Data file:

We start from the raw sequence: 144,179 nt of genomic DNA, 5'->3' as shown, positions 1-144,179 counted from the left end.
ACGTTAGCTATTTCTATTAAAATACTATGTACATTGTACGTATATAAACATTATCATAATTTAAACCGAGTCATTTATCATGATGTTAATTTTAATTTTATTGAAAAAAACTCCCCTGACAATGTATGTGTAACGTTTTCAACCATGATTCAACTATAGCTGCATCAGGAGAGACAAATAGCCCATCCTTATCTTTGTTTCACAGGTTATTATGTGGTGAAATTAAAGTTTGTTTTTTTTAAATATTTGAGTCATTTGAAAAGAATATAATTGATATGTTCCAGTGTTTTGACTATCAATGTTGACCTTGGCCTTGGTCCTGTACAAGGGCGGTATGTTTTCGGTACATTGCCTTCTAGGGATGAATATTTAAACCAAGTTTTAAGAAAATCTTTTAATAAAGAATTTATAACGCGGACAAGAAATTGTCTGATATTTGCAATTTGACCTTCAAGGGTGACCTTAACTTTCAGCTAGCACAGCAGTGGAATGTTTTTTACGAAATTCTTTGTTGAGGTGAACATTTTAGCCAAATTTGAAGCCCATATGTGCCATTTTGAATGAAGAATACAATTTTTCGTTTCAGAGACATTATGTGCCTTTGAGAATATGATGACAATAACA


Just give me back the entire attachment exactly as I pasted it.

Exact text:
We start from the raw sequence: 144,179 nt of genomic DNA, 5'->3' as shown, positions 1-144,179 counted from the left end.
ACGTTAGCTATTTCTATTAAAATACTATGTACATTGTACGTATATAAACATTATCATAATTTAAACCGAGTCATTTATCATGATGTTAATTTTAATTTTATTGAAAAAAACTCCCCTGACAATGTATGTGTAACGTTTTCAACCATGATTCAACTATAGCTGCATCAGGAGAGACAAATAGCCCATCCTTATCTTTGTTTCACAGGTTATTATGTGGTGAAATTAAAGTTTGTTTTTTTTAAATATTTGAGTCATTTGAAAAGAATATAATTGATATGTTCCAGTGTTTTGACTATCAATGTTGACCTTGGCCTTGGTCCTGTACAAGGGCGGTATGTTTTCGGTACATTGCCTTCTAGGGATGAATATTTAAACCAAGTTTTAAGAAAATCTTTTAATAAAGAATTTATAACGCGGACAAGAAATTGTCTGATATTTGCAATTTGACCTTCAAGGGTGACCTTAACTTTCAGCTAGCACAGCAGTGGAATGTTTTTTACGAAATTCTTTGTTGAGGTGAACATTTTAGCCAAATTTGAAGCCCATATGTGCCATTTTGAATGAAGAATACAATTTTTCGTTTCAGAGACATTATGTGCCTTTGAGAATATGATGACAATAACA